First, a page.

You may be surprised by the different approaches to what seems like a simple task: detecting the presence of water where it should not. Some work on Vi-Fi, others need a hub to communicate. Some plug into a wall outlet, others require a battery. Some come with external sensor cables and are wall mounted, others lie on the floor. Most, but not all, have built-in sirens.

If the above recommendations do not work for you, here are the specifications and features you would like to consider when purchasing a smart home water leak detector.

Hub Requirements: Linei and D-Link Honeivell sensors work on Vi-Fi as well, so you don’t need additional products to work. Other products, such as the Fibaro Flood Sensor and Insteon Water Leak Sensor, require a hub to connect to the internet and applications on your phone.

fibarosensorfront Jared Nevman
Hub-based sensors, such as this Fibaro flood sensor, can be integrated into wider smart home systems.

Connection protocols: If you already own the center, you must make sure that the sensor uses a compatible connection protocol. Fibaro, for example, uses Z-Wave, which works with SmartThings and Wink hubs. Insteon sensors only work with Insteon hubs (one of which is compatible with Apple’s HomeKit technology). If you have a famous hub like Vink, SmartThings or Iris bi Love’s, you’ll probably see those names on the sensor box.

Integrations: Some hubs, such as Wink, SmartThings, and Insteon, allow you to automate actions on other devices when a leak occurs. This way you can activate the lights, turn on the cameras or activate the alarm. (Iris bi Love also supports this, but only with a $ 10 / month subscription.) Vink, SmartThings and D-Link also support IFTTT, a service that lets you automate tasks between connected devices and services. Sensors that communicate with water valves can shut off your main water supply to stop leaks.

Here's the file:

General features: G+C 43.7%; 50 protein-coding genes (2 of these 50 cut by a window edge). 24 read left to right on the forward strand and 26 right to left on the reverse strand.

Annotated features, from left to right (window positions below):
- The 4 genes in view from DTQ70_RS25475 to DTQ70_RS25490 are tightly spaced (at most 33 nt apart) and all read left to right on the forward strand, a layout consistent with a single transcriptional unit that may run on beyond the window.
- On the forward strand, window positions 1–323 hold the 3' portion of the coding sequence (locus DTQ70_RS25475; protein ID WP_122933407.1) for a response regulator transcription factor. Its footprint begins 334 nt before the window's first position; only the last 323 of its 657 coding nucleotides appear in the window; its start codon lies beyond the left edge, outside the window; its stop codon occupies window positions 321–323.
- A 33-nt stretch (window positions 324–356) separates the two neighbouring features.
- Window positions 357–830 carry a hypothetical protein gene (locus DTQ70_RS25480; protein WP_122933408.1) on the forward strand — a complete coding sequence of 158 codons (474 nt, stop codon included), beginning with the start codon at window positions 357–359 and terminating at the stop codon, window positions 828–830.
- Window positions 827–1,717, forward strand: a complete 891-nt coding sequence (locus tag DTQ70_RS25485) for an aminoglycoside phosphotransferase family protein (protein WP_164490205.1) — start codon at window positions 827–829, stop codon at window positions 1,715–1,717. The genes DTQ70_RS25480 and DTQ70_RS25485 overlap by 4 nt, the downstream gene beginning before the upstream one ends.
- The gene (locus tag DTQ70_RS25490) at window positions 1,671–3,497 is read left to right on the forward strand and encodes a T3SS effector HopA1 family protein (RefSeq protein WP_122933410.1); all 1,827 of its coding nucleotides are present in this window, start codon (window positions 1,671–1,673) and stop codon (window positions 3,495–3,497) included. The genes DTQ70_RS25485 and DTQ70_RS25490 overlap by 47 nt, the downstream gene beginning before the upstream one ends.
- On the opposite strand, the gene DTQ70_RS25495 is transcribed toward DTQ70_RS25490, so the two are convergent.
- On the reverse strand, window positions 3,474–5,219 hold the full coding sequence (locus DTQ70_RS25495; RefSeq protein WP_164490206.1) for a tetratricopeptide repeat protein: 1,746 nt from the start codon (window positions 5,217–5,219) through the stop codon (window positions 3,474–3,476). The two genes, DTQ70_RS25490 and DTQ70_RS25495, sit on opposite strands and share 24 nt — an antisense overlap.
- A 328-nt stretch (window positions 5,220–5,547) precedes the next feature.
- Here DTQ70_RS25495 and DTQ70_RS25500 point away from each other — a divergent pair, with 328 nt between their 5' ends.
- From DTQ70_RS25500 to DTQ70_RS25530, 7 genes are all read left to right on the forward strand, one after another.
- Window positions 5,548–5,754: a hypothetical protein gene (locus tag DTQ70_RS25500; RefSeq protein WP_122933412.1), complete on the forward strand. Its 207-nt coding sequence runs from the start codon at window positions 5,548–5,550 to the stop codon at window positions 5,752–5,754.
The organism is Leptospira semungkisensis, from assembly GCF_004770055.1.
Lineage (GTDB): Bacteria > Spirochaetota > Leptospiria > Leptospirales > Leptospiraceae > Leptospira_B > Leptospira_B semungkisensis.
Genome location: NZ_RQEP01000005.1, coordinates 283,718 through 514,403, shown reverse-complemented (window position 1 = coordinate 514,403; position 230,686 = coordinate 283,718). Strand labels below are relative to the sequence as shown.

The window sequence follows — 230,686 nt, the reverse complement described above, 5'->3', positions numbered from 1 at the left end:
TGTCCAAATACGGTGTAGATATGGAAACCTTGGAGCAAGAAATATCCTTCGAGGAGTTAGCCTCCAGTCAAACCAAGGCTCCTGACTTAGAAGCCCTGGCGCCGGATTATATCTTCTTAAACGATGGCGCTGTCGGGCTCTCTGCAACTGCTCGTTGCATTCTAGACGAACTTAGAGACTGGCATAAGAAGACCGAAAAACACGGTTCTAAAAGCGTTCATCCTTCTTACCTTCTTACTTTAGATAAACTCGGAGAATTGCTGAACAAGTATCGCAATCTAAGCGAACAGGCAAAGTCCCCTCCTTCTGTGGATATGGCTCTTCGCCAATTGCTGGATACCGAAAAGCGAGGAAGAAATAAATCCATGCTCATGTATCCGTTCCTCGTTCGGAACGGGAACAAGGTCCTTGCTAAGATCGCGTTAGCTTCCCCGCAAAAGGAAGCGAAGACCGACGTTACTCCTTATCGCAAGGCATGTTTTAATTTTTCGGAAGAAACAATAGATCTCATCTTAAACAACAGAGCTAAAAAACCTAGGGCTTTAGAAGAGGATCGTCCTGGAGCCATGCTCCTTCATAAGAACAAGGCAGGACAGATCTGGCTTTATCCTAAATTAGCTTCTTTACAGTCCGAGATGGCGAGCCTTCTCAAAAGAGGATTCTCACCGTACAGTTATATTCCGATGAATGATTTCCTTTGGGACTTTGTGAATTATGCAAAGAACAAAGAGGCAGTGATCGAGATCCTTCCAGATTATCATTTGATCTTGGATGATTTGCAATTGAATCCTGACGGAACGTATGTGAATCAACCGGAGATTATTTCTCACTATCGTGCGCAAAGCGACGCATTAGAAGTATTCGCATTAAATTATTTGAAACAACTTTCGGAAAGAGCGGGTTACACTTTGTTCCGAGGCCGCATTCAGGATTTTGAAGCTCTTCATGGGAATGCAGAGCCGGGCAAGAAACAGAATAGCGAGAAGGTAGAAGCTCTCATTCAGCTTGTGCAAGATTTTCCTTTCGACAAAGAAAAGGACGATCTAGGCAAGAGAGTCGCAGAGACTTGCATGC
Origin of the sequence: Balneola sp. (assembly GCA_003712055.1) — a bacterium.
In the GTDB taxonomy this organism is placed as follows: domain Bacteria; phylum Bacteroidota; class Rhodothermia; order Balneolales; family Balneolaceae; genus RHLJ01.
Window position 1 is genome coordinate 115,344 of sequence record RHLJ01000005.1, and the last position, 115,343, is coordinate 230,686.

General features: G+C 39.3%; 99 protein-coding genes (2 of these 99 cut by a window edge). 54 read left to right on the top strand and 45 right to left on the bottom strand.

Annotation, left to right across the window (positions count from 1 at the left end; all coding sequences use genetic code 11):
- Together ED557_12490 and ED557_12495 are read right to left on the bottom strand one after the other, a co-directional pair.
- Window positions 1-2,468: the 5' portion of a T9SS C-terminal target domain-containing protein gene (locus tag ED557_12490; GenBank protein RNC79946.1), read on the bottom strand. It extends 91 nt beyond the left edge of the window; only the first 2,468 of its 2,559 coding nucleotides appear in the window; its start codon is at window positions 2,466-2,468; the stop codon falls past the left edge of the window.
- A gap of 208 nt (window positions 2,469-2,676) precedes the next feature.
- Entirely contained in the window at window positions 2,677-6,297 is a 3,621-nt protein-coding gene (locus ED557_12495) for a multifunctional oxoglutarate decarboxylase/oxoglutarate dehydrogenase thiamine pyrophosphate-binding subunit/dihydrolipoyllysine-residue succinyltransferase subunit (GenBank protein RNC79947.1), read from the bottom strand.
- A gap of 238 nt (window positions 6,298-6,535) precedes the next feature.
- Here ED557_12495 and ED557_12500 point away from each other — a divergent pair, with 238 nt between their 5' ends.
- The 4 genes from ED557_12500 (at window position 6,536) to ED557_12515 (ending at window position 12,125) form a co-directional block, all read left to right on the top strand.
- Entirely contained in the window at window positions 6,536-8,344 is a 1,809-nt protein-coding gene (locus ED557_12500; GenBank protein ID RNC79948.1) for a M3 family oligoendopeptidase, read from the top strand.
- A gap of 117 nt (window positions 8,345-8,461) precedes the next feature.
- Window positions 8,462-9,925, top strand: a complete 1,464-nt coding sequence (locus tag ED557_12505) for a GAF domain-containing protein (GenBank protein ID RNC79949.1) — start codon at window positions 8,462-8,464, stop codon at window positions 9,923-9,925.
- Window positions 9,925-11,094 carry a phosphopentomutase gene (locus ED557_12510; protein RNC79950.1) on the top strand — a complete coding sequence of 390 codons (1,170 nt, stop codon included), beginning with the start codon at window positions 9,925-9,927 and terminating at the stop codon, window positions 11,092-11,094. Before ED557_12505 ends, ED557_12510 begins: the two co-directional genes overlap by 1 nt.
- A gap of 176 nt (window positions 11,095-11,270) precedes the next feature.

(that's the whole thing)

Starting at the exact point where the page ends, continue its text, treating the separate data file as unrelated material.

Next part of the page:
Size and expandability: Where do you plan to place your leak sensor? If you are short on space, make sure the sensor is small enough to fit or offers a sensor cable to extend the range.

Built-in siren: If you do not plan to place the sensor far from where you can normally hear it, it is useful to have a siren. This way, you will still be notified at home even when the Internet is down.

Additional built-in sensors: Some leakage sensors can measure other environmental conditions that can cause problems to their extreme limits, such as temperature (a frozen pipe can burst and cause catastrophic water damage) and moisture (excessive humidity in the air can allow mold to growing).

Power Source: Most leakage sensors are battery powered, but some, such as D-Link’s Vi-Fi water sensor, depend on AC power. An ideal sensor with a backup battery powered in the event of a power outage would be ideal; unfortunately, they are rare.

Editor’s note: Mel Nussbaum, owner of a tap water utility in Overland Park, Kansas, emailed this helpful tip to prevent water damage from bursting frozen pipes: “If you turn off the main water service valve [you’ll] never have a problem and two minutes of your time [will] cost you nothing. As long as you are warned and forced to take action, you will continue to suffer enormous damage. “